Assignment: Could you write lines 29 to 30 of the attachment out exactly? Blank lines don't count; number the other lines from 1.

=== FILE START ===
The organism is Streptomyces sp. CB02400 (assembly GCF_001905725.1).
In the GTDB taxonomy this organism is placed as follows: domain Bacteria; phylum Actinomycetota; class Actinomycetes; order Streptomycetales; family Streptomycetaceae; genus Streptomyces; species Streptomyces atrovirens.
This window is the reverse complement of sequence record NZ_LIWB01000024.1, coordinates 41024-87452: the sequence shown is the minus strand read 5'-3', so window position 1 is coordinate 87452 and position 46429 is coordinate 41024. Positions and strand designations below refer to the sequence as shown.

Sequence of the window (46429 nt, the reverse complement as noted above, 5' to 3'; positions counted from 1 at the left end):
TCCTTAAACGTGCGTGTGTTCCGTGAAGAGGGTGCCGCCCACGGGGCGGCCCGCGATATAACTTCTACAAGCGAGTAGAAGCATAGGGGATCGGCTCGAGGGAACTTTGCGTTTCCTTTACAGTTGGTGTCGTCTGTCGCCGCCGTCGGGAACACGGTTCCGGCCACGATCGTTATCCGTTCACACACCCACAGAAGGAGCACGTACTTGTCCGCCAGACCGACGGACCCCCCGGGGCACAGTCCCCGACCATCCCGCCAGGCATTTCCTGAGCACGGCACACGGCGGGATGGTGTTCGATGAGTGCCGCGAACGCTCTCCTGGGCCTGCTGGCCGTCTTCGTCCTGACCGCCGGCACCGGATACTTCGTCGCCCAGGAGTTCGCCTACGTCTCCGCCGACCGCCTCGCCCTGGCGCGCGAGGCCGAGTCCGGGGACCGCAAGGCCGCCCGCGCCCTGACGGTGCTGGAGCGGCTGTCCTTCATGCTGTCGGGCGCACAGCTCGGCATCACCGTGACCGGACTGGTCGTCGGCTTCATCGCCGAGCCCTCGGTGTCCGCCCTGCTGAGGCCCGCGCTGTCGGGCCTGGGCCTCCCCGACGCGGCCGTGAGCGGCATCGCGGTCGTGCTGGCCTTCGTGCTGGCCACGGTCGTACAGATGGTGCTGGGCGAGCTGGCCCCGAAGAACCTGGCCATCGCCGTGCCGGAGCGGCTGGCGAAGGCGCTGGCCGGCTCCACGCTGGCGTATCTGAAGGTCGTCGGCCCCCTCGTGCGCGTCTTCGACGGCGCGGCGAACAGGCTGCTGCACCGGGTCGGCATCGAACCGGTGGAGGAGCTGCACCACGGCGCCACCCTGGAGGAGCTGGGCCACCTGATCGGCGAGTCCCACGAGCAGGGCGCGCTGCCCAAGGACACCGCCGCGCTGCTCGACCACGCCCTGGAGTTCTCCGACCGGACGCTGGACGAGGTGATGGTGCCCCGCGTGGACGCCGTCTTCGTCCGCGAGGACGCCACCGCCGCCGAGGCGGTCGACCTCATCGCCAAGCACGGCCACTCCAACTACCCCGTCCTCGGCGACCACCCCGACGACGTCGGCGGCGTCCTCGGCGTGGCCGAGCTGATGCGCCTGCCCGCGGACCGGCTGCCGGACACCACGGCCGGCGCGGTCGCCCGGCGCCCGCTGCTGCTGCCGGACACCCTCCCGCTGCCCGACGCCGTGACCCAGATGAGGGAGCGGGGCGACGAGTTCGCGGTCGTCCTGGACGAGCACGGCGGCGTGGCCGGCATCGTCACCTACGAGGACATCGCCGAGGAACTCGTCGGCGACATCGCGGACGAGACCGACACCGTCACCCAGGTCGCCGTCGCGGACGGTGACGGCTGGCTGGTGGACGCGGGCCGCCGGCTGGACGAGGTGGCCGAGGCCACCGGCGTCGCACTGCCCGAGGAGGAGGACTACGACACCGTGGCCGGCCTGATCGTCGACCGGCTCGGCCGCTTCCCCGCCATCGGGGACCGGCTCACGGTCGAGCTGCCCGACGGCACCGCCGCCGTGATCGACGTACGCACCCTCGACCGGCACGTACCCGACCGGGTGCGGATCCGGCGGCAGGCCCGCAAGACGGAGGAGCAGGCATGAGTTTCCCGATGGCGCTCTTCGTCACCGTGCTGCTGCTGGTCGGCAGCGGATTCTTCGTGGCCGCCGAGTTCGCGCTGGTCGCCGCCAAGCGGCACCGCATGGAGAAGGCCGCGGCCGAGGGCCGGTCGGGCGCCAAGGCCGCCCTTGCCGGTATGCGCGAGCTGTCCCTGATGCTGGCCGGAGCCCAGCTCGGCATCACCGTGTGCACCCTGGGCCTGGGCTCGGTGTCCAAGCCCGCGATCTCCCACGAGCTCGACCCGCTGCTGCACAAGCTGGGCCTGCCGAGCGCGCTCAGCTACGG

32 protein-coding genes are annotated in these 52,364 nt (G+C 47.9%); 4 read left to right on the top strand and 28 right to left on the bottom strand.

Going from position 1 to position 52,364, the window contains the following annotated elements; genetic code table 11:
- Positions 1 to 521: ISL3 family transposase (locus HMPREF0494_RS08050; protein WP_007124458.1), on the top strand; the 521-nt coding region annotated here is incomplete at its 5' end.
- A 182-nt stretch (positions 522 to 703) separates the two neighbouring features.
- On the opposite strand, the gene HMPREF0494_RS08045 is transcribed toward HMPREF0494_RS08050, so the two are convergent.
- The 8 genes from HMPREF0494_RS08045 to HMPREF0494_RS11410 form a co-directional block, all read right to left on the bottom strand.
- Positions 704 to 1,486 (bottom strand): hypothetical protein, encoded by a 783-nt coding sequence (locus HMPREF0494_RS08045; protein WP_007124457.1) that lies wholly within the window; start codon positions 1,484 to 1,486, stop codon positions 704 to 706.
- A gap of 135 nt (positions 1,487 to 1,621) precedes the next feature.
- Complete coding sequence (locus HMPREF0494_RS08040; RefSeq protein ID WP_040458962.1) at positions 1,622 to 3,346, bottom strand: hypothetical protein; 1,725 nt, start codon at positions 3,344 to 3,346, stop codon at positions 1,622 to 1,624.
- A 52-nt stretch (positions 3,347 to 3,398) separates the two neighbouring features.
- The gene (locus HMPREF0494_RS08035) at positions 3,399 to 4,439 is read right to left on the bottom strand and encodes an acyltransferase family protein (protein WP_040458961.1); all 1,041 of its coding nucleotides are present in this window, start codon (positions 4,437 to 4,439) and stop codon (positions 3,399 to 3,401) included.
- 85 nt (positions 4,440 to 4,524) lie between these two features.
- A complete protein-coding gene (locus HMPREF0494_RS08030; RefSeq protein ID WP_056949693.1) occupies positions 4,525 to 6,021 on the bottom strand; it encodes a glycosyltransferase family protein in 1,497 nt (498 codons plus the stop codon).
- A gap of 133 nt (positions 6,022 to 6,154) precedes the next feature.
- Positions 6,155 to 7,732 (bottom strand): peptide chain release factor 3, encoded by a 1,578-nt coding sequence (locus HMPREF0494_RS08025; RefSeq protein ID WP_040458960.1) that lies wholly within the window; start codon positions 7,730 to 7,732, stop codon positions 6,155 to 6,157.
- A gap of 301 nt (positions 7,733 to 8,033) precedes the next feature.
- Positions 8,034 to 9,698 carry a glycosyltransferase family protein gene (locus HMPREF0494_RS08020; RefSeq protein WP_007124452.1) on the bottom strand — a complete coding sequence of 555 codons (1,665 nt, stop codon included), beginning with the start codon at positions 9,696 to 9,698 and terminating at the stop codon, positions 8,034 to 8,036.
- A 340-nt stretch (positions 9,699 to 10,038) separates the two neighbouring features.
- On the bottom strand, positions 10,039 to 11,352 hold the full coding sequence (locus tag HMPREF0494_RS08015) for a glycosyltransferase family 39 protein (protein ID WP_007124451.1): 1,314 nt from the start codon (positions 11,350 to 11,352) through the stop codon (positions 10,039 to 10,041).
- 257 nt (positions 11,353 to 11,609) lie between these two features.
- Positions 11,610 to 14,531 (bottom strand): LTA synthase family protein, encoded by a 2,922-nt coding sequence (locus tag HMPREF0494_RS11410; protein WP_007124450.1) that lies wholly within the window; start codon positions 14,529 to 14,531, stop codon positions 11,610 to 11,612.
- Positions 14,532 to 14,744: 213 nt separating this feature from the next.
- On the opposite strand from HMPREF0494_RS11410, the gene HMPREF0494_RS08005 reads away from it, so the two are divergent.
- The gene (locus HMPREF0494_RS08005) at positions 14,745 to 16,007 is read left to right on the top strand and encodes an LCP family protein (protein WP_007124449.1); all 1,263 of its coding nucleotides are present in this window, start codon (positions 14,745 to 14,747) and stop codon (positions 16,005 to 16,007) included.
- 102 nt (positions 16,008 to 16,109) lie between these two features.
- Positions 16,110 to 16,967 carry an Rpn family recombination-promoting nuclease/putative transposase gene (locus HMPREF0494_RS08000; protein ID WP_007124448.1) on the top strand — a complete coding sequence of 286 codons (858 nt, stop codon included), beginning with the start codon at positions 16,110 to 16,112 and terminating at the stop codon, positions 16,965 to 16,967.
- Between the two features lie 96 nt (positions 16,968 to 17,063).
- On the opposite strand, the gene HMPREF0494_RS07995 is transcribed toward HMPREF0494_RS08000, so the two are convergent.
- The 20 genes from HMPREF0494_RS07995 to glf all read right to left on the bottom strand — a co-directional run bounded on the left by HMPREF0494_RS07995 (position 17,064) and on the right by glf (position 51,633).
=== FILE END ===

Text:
- The gene (locus HMPREF0494_RS08005) at positions 14,745 to 16,007 is read left to right on the top strand and encodes an LCP family protein (protein WP_007124449.1); all 1,263 of its coding nucleotides are present in this window, start codon (positions 14,745 to 14,747) and stop codon (positions 16,005 to 16,007) included.
- 102 nt (positions 16,008 to 16,109) lie between these two features.